Now that the Obama administration has finalized its Clean Power Plan regulating greenhouse gas (GHG) emissions from the power sector, the focus of attention turns to the states, which must now find a way to reduce emissions consistent with the Plan. One question states face as they envision a lower carbon future is how much to rely on natural gas-fired generation.

The Environmental Protection Agency Plan encourages states to use existing gas-fired generators more and coal-fired generators less, and to build new zero-emission generators (wind, solar and nuclear). The Plan neither encourages nor discourages construction of new gas-fired generators, but some environmental groups oppose additional natural gas plants, fearing they will slow the advance toward a carbon-free grid. Owners of competing technologies also prefer fewer new gas-fired generators, recognizing that inexpensive natural gas has been a key driver of lower electricity prices that cuts into their profits.

But there are solid reasons why the electric grid needs gas more than ever as more renewable power comes on line.

First, in most electricity markets gas competes most directly with coal, not renewables. The reason is that electricity is dispatched on a marginal cost basis (that is, based on the operating cost of the next available increment of energy): whenever there is a renewable resource available, it will almost always be dispatched to the grid because its zero fuel price will trump the non-zero fuel price of coal- and gas-fired generators. The question, then, is which technologies will power grid operators use to supplement or back up renewable power when the wind is not blowing and the sun is not shining.

Second, gas-fired generators are better able than coal to accommodate more renewable power on the grid, because they can more efficiently adjust their output in response to the variability of renewables’ production. The Texas grid, for example, has been able to integrate large amounts of new wind power recently, in large part because of its complement of gas-fired generation. If Texas had only coal-fired power to back up wind, it would have dispatched less wind power to the grid, because the limited flexibility of coal-fired power would have reduced the ability to respond to variations in wind generation while keeping the lights on.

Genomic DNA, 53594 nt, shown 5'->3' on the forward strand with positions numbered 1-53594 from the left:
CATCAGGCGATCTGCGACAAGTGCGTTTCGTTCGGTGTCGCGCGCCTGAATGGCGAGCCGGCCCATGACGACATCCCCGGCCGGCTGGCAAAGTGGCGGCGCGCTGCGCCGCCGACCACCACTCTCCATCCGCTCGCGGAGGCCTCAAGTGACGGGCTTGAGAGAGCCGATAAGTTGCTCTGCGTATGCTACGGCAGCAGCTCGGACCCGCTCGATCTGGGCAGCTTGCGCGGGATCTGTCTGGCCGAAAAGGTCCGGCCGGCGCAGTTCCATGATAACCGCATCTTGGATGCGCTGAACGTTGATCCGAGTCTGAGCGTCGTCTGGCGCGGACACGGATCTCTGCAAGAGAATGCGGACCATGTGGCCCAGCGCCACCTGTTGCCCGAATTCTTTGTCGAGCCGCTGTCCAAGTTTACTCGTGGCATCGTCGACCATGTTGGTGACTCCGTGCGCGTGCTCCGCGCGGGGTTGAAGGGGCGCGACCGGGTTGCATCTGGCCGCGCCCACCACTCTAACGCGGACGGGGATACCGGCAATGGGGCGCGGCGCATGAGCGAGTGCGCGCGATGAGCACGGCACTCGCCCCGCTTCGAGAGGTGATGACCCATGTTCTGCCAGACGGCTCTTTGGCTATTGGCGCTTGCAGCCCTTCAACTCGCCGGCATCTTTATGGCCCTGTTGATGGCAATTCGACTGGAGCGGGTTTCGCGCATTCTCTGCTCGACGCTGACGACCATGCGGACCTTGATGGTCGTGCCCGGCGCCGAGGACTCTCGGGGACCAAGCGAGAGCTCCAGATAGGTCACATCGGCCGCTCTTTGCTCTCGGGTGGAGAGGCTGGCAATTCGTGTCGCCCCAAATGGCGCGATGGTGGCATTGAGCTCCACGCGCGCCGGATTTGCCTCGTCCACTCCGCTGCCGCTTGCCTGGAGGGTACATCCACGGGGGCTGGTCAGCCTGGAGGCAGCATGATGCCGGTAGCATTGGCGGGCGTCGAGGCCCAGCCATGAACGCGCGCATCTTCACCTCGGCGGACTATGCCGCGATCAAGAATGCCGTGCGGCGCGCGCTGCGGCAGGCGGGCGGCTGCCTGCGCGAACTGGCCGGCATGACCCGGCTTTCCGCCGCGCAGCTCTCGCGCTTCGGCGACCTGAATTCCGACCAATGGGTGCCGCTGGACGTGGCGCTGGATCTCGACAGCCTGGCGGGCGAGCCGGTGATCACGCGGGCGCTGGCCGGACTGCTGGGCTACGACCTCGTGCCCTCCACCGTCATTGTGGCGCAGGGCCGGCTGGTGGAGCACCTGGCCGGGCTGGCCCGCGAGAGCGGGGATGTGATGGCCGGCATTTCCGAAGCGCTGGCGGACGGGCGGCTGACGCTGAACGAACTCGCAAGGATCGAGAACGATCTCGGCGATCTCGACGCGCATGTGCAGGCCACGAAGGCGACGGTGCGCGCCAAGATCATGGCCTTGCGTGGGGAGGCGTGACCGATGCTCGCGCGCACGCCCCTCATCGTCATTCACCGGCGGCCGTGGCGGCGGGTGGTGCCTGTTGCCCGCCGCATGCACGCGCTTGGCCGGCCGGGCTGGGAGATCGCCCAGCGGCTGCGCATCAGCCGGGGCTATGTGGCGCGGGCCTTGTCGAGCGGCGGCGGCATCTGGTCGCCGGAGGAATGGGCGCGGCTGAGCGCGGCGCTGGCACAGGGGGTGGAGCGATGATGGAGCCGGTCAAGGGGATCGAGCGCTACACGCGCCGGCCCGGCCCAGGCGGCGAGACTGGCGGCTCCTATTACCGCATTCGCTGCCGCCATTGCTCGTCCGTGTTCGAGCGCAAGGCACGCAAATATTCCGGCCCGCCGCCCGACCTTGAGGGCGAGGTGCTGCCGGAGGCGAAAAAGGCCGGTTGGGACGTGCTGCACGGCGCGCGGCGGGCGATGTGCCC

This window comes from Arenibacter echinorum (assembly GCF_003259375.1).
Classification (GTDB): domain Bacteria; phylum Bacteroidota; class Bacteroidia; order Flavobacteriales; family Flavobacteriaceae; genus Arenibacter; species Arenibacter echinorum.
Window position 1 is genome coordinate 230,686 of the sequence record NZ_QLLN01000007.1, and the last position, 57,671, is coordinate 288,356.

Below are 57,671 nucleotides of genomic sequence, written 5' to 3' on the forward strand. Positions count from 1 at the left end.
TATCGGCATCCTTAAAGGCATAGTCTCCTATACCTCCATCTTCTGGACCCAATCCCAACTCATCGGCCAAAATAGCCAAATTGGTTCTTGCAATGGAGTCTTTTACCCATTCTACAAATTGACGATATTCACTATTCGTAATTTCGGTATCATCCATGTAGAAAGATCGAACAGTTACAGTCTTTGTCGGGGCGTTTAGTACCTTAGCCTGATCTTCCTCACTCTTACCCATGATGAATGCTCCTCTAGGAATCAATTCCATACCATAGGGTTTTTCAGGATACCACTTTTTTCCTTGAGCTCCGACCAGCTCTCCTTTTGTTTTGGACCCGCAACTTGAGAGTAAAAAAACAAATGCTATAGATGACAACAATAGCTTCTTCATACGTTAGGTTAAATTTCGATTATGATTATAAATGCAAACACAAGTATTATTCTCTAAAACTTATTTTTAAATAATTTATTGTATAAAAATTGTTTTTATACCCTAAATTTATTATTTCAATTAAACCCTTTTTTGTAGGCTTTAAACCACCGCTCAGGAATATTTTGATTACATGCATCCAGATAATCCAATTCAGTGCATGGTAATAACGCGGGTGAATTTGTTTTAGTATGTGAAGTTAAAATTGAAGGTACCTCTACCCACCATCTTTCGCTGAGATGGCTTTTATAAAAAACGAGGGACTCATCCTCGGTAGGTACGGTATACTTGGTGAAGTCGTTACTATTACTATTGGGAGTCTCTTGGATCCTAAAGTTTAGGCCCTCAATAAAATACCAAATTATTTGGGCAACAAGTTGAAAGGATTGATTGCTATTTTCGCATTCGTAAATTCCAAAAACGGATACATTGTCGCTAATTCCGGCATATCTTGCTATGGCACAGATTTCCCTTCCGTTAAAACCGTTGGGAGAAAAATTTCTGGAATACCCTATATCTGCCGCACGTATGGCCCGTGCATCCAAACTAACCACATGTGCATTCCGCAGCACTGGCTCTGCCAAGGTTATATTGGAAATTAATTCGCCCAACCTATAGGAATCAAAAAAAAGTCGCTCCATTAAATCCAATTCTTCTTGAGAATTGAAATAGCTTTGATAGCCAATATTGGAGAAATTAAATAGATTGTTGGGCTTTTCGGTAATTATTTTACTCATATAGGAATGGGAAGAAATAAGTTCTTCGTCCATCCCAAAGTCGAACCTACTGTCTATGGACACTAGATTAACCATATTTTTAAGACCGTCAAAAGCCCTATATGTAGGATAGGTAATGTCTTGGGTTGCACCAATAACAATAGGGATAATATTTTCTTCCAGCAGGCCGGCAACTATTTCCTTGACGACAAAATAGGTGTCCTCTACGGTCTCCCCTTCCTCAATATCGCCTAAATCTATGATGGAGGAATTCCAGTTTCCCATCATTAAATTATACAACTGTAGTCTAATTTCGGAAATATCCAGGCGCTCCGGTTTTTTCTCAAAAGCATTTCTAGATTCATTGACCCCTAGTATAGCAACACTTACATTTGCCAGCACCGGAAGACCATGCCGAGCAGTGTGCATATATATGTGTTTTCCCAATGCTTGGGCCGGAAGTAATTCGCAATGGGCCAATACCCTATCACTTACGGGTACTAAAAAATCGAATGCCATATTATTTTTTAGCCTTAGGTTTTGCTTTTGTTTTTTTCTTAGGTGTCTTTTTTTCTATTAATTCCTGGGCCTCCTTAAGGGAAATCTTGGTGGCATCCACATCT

Third, modern, ultra-efficient gas-fired combined-cycle power plants produce only about half the carbon dioxide and small fractions of the other pollutants emitted by coal-fired power. Reducing carbon dioxide is a multi-decadal task, one we need to accomplish in a cost-effective manner. The U.S. has the oldest coal-fired generation fleet in the world in part because those dirty, old plants produce inexpensive, reliable power. We will need a combination of renewables and new gas-fired generation to replace the retiring coal-fired generators and maintain system reliability.

Indeed, there are technical characteristics of thermal generators (the nuclear-, coal-, and gas-fired generators) that remain essential to the operation of the grid. We currently have no cost-competitive ways for renewables and electricity storage to provide or simulate those technical characteristics.

Fourth, and perhaps most crucially, the enhanced reliability and environmental benefits of gas-fired power become more important with higher levels of renewable penetration, at least until cost-effective electricity storage options become available. While there have been great strides in reducing the cost of battery storage, it remains an extremely expensive solution to the problem of supporting renewable power generation.

In our capitalist system the future energy mix will continue to be determined in large part by price competition. Regulation affects prices, but decisions about which plants to build are made by the private sector, not by regulatory fiat. Gas is currently the most cost-effective complement to renewables and consequently will predominate in new construction of thermal generation.

We expect the costs of electricity storage to continue to fall, and for storage eventually to replace other generation sources as the primary supporter of renewable generation on the grid. But storage is not yet ready for prime time. In the meantime, we need flexible, efficient gas-fired power to ensure that the transition away from much dirtier, higher-carbon coal-fired power continues apace. It would be a dangerous bet to forgo new gas-fired generation now.

David Spence is Professor of Law, Politics & Regulation at the University of Texas at Austin, where he teaches in both the McCombs School of Business and the School of Law. Ross Baldick, is a Professor in UT Austin’s Department of Electrical & Computer Engineering.